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The Death of an Icon: Louise Bourgeois

June 1st, 2010 · 5 Comments

Louise Bourgeois was a bullshit-dispelling, feminist visionary who died yesterday at the age of 98. Bourgeois’s brilliance lay in her way of leading people to simple truths derived from complex ideas and questions. “A work of art doesn’t have to be explained. If you say, What does this mean? Well, if you do not have any feeling about this I can not explain it to you. If it does not touch you I have failed.” Louise Bourgeois, Art 21

(Source: New York Times)

I quickly became enamored with Bourgeois after seeing her multi-media sculpture, Cell (Hands and Mirror) at Boston’s ICA. The piece really grabbed me, particularly the way the hands are clasped in anxiety, desperation or perhaps hope and then projected through the makeup mirror.

My love for Bourgeois was sealed with her appearance in this episode of PBS’s Art 21 (starts at 40:20). She is, without a doubt, the stereotypical French grandmother (we even meet her grandson in the segment!): stern, fiery, intimidating but loving at heart. Not to be underestimated, this very old, diminutive French woman is miles ahead of us, discussing her revolutionary and brilliant observations on humanity and interrelationships without pretense and with utter humility.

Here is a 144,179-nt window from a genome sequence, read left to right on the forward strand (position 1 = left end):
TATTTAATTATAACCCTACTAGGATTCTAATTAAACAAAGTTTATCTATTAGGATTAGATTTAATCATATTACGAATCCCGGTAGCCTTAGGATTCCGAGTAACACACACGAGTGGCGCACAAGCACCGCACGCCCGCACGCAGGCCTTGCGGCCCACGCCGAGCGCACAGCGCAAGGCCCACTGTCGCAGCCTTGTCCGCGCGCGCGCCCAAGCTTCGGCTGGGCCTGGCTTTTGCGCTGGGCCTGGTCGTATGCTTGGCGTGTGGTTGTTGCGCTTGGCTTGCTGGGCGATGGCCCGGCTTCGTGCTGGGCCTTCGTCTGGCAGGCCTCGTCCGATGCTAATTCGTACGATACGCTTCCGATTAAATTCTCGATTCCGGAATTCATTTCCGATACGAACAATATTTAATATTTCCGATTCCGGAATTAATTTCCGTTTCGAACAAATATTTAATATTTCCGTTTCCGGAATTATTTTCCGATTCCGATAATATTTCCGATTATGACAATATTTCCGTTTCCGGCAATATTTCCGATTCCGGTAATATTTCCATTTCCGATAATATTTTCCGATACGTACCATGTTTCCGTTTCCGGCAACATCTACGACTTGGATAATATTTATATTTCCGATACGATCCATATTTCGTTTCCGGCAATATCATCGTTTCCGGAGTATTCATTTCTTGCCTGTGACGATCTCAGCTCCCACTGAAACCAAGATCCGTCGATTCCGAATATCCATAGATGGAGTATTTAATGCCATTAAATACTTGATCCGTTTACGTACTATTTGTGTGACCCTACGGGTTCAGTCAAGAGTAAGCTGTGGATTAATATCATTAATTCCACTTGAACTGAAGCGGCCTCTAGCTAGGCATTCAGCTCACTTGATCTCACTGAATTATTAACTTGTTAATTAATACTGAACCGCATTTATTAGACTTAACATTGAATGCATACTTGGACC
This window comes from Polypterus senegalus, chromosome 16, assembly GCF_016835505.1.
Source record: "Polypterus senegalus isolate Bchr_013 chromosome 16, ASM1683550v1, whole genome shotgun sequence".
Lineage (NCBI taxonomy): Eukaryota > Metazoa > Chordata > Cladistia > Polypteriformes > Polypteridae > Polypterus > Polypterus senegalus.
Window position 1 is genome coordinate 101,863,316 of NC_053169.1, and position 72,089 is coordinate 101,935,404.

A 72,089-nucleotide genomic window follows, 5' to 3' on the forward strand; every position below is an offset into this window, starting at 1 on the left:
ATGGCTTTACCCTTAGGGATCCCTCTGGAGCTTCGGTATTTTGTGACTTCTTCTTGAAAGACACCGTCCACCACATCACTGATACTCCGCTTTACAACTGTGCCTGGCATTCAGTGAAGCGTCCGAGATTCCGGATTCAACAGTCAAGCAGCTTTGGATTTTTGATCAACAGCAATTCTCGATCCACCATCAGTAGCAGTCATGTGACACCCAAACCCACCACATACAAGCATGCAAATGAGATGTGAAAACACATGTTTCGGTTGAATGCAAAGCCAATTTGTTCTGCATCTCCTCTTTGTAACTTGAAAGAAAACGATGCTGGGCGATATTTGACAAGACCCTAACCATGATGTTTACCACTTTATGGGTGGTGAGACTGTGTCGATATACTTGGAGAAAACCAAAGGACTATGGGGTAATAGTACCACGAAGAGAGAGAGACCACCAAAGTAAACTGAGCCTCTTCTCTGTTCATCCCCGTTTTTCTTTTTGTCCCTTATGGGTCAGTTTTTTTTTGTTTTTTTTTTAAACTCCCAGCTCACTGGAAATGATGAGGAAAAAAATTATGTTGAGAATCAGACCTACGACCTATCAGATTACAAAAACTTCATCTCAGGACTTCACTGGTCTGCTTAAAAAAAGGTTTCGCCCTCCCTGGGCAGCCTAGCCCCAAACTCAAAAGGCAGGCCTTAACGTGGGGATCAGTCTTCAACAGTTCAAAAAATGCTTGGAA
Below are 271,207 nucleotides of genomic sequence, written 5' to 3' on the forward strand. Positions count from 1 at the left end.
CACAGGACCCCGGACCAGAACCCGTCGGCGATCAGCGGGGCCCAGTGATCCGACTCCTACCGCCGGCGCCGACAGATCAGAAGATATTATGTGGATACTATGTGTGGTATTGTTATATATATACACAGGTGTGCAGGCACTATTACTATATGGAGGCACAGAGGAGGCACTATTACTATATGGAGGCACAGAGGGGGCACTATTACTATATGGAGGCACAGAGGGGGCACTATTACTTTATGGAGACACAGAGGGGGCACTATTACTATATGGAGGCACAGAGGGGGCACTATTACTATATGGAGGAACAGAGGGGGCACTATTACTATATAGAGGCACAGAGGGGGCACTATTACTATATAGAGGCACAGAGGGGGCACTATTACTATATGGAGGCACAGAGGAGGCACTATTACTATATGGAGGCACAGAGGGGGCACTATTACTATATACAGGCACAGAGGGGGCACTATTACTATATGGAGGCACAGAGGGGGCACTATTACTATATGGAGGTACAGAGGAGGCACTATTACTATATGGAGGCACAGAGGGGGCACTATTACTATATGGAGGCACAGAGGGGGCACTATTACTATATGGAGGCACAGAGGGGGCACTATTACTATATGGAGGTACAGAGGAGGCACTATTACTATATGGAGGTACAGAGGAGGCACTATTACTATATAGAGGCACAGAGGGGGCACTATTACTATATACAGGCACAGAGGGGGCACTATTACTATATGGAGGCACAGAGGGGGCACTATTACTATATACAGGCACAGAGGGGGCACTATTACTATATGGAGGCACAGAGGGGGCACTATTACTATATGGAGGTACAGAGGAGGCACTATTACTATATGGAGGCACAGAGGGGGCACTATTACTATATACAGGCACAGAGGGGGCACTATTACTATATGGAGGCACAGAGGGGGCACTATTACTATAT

Other awesome quotes from her appearance on Art 21:

(On her Welcoming Hands) “They are my hands (cast from plaster)… This is a real document… It shows how much I care about the whole thing. It shows that I match the emotion that is expressed. It’s true. It is an emotion that has been lived and is real.” Bourgeois, Art 21

Bourgeois is often quoted as saying “My childhood has never lost its magic, it has never lost its mystery, and it has never lost its drama.” On the notion that artists always remain children she says “It might be true that the artist, there is something in them that either refuses or is unable to grow up. This is possible.” Bourgeois, Art 21